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Remembering Jay on Memorial Day

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Memorial Day is to commemorate US soldiers who died while in military service. It's to honor those who did what the majority of us aren't willing to do: sacrifice their lives for this country, its principles and its citizens.

For me, Memorial Day is also a time to remember those soldiers and veterans who are still among us but are shells of who they used to be. It is also to remember those people who after going to war, are physically living, but emotionally, mentally, spiritually gone.

A particular person comes to mind for me. Jay was wroth after the 9/11 attacks and like many did at that time, signed up for the Armed Forces. He served several tours in Iraq and Afghanistan. When he finally finished, he came back to the US, broken. Overcome with guilt, he couldn't even consider forgiving himself for what he'd done.

"I'm a mass murderer," he told me.
"Jay," I said, "you weren't on the streets, killing people for the hell of it. You enlisted and fought a war because you wanted to protect this country."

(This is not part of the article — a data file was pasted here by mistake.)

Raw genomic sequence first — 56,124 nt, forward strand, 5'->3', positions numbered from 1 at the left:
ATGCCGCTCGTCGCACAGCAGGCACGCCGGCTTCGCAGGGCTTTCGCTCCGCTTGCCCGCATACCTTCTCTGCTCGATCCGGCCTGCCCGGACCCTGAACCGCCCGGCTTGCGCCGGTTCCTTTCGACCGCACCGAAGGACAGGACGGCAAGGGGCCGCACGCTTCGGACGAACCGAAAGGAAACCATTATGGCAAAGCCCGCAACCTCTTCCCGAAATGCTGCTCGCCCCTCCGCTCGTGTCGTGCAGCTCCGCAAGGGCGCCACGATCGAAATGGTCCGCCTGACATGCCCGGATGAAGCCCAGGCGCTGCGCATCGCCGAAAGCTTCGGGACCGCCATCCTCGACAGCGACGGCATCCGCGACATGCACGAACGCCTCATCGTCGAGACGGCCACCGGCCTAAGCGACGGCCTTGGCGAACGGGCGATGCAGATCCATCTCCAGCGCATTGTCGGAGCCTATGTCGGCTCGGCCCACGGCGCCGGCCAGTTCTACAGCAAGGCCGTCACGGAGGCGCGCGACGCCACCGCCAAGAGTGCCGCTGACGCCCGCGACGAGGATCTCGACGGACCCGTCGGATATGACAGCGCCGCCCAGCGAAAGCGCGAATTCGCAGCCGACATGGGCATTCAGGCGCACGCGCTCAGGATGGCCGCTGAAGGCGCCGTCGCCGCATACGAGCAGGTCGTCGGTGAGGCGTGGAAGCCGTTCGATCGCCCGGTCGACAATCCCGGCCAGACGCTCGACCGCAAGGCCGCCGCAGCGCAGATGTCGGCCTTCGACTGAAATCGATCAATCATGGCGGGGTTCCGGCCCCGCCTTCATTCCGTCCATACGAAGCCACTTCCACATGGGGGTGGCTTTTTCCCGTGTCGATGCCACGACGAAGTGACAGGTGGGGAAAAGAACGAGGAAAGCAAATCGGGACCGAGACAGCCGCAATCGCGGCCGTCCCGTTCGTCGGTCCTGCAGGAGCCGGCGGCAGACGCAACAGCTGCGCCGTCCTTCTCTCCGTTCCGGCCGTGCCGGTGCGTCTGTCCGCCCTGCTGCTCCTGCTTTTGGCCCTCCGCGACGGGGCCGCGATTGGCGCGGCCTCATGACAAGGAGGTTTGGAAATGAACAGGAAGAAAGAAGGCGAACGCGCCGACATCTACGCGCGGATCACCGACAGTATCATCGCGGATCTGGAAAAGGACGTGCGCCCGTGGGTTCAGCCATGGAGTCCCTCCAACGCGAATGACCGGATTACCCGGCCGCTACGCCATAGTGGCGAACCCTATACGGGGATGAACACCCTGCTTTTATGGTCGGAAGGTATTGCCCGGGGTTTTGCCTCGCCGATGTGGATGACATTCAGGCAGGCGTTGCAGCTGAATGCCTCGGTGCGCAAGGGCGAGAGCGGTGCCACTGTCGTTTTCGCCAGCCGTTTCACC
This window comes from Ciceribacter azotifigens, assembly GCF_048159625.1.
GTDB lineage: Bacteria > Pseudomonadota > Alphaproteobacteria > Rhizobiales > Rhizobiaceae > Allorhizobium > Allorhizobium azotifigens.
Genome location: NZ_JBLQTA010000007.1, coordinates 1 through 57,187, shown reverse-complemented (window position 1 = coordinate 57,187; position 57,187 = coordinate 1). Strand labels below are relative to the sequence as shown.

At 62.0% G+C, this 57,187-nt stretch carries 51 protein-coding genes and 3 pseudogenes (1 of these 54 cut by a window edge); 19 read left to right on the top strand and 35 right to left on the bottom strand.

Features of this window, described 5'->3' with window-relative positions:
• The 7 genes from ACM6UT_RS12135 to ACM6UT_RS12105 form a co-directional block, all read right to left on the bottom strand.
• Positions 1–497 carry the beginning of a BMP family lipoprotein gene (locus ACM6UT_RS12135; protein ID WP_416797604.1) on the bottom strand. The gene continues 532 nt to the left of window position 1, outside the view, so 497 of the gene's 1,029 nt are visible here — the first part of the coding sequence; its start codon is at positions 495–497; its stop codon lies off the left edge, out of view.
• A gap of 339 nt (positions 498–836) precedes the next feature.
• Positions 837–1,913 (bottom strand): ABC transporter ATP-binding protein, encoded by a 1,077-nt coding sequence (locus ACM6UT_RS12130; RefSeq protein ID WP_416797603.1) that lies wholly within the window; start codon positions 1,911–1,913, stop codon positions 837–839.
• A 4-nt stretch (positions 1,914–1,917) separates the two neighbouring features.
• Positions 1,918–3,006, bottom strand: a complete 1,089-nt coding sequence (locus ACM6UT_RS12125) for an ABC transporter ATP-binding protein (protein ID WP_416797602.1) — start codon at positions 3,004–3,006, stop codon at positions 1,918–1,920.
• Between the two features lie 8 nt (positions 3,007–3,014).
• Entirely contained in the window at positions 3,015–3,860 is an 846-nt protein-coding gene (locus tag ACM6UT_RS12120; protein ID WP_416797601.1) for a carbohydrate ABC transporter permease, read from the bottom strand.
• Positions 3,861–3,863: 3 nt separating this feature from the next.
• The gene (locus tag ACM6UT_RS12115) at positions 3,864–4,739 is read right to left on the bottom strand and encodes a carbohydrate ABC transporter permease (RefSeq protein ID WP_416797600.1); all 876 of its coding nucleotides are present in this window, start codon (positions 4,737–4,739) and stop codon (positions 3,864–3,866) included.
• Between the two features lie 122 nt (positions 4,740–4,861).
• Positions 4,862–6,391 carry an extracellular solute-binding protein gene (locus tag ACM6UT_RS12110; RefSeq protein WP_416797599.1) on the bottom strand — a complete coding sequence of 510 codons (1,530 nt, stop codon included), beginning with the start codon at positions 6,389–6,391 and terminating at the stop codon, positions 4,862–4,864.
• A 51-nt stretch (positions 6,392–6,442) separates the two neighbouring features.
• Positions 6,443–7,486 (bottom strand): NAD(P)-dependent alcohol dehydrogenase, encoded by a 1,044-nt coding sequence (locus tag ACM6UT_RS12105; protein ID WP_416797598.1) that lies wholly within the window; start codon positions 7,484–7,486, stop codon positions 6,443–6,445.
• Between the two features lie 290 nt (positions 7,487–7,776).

"I'm worse than scum," he said many times.
"No you're not," I would answer. "You did what most of us wouldn't even consider doing. You risked your life over and over again to defend the United States."

"It was a pointless war," he said. "We shouldn't be there."
"Well, I won't argue with that," I said. "But when you signed up, you didn't know that; you just want to help any way you could - and you did."

It made no difference.

Jay didn't drink, do drugs or gamble. He was incredibly responsible. Despite that, he barely functioned.

Jay refused to go to therapy because he thought it was a joke. He scoffed at the idea of PTSD. "That's something doctors invented to get people to buy drugs." He'd talk to me, I'd listen, but I wasn't a therapist. While I could be there for him, there was only so much I could do to help.

Eventually, it was the guilt that separated us. He felt he didn't deserve anything good and he was racked with guilt that someone like me would invest time and energy into someone like him, so he disappeared.

I don't know where Jay is. Maybe we live in the same city. Maybe he's in Iraq or Afghanistan (even though he grew to detest the war, he considered reenlisting because he felt it's what he deserved). Maybe he's getting some therapy or started going back to church or got in a healthy relationship. Maybe he's dead. If he is, while it might not have directly been the result of this war, it's more than likely connected to it.

I under no circumstances mean to disrespect the memories of American soldiers who have died in war, nor the feelings of their loved ones. There is a separate day to celebrate all veterans. Nevertheless, on Memorial Day, I honor Jay and others like him who have forgotten how to live, who feel dead inside because they are so overwhelmed by their grief, guilt and horror of war. This Monday I'm memorializing them too.

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